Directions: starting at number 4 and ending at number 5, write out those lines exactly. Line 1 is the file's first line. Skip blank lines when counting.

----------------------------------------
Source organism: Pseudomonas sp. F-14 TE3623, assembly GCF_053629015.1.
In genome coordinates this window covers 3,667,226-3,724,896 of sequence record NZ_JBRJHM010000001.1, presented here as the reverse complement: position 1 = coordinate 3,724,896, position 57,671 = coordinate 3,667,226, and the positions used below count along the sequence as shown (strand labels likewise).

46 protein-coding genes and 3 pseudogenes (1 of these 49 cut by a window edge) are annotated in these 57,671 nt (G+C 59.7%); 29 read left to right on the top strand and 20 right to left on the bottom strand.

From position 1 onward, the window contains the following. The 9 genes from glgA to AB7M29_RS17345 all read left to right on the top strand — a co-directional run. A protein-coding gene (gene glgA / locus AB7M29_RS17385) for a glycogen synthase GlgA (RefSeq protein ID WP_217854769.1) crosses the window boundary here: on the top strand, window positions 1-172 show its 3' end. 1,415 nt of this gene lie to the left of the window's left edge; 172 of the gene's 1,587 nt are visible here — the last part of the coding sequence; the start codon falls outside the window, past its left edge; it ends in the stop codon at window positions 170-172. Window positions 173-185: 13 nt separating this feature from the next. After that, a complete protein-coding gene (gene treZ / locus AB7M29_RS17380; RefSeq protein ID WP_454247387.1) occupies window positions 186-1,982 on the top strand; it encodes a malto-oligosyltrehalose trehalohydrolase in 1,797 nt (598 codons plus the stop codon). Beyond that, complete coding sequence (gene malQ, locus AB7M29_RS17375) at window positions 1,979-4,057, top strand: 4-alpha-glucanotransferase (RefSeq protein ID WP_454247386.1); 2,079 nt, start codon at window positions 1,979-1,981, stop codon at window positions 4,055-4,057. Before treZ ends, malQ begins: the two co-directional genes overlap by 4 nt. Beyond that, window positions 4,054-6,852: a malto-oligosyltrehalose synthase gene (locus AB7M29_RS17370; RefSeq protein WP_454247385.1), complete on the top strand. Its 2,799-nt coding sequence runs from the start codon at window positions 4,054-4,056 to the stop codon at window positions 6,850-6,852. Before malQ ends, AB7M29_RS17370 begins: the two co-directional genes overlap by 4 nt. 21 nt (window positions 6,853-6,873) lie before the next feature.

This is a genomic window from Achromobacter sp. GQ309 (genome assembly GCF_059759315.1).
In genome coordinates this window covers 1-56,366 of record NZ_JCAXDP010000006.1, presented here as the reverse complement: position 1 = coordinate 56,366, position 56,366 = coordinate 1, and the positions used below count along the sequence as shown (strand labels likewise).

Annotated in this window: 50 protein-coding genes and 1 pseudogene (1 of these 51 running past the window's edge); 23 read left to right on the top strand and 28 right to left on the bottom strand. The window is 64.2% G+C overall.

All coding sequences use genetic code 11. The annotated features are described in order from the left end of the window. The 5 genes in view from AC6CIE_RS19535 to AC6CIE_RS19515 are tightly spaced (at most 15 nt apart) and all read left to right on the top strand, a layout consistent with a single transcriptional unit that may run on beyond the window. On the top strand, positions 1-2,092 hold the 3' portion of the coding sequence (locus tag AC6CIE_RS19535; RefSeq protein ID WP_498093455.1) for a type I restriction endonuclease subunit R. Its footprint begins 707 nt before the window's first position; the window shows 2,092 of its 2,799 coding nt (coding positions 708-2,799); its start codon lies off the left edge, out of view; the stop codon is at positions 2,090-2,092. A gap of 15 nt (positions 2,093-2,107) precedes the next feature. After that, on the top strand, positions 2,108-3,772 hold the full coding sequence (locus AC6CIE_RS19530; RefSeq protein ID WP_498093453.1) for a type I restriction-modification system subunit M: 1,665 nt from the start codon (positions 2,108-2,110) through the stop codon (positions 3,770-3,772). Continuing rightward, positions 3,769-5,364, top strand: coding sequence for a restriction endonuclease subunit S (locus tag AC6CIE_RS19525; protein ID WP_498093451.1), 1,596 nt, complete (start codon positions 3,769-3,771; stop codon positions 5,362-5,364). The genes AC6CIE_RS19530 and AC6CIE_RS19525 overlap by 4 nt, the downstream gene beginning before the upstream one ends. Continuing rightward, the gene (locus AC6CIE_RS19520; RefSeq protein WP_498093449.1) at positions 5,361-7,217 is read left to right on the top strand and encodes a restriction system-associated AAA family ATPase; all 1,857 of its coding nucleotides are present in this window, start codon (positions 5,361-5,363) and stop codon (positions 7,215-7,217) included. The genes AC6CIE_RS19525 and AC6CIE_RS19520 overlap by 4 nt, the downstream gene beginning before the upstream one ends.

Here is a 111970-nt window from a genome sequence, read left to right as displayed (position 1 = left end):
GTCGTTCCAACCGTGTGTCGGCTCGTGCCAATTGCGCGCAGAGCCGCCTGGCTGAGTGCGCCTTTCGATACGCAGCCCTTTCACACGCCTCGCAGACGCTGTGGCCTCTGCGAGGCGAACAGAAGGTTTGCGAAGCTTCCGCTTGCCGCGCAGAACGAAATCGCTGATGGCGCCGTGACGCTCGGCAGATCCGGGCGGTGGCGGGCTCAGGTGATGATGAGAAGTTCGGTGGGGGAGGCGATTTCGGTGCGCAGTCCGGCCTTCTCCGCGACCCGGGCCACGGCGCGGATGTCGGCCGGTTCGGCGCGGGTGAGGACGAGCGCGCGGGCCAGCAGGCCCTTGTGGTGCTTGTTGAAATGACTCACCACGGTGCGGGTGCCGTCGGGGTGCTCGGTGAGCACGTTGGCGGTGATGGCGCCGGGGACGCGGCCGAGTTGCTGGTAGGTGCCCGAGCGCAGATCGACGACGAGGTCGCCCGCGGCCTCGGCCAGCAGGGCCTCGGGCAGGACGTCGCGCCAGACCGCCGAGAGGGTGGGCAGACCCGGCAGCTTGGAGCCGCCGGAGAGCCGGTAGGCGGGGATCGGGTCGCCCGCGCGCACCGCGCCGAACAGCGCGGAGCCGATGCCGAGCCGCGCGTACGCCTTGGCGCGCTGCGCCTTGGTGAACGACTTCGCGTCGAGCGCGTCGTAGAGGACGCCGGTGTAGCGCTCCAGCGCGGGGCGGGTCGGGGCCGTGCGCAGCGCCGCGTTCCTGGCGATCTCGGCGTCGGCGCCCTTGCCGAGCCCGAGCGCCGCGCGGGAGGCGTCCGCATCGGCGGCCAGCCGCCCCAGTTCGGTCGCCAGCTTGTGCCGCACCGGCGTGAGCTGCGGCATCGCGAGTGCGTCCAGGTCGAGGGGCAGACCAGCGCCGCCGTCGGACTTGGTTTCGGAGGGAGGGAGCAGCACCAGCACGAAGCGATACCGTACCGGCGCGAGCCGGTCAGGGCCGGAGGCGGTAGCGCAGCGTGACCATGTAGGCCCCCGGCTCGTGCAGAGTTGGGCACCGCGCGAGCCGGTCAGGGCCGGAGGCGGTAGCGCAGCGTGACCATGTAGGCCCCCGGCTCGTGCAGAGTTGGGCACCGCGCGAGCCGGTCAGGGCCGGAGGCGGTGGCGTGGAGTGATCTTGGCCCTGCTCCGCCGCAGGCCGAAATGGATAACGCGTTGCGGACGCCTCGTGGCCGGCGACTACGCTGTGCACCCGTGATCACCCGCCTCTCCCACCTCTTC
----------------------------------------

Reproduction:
From position 1 onward, the window contains the following. The 9 genes from glgA to AB7M29_RS17345 all read left to right on the top strand — a co-directional run. A protein-coding gene (gene glgA / locus AB7M29_RS17385) for a glycogen synthase GlgA (RefSeq protein ID WP_217854769.1) crosses the window boundary here: on the top strand, window positions 1-172 show its 3' end. 1,415 nt of this gene lie to the left of the window's left edge; 172 of the gene's 1,587 nt are visible here — the last part of the coding sequence; the start codon falls outside the window, past its left edge; it ends in the stop codon at window positions 170-172. Window positions 173-185: 13 nt separating this feature from the next. After that, a complete protein-coding gene (gene treZ / locus AB7M29_RS17380; RefSeq protein ID WP_454247387.1) occupies window positions 186-1,982 on the top strand; it encodes a malto-oligosyltrehalose trehalohydrolase in 1,797 nt (598 codons plus the stop codon). Beyond that, complete coding sequence (gene malQ, locus AB7M29_RS17375) at window positions 1,979-4,057, top strand: 4-alpha-glucanotransferase (RefSeq protein ID WP_454247386.1); 2,079 nt, start codon at window positions 1,979-1,981, stop codon at window positions 4,055-4,057. Before treZ ends, malQ begins: the two co-directional genes overlap by 4 nt. Beyond that, window positions 4,054-6,852: a malto-oligosyltrehalose synthase gene (locus AB7M29_RS17370; RefSeq protein WP_454247385.1), complete on the top strand. Its 2,799-nt coding sequence runs from the start codon at window positions 4,054-4,056 to the stop codon at window positions 6,850-6,852. Before malQ ends, AB7M29_RS17370 begins: the two co-directional genes overlap by 4 nt. 21 nt (window positions 6,853-6,873) lie before the next feature.

This is a genomic window from Achromobacter sp. GQ309 (genome assembly GCF_059759315.1).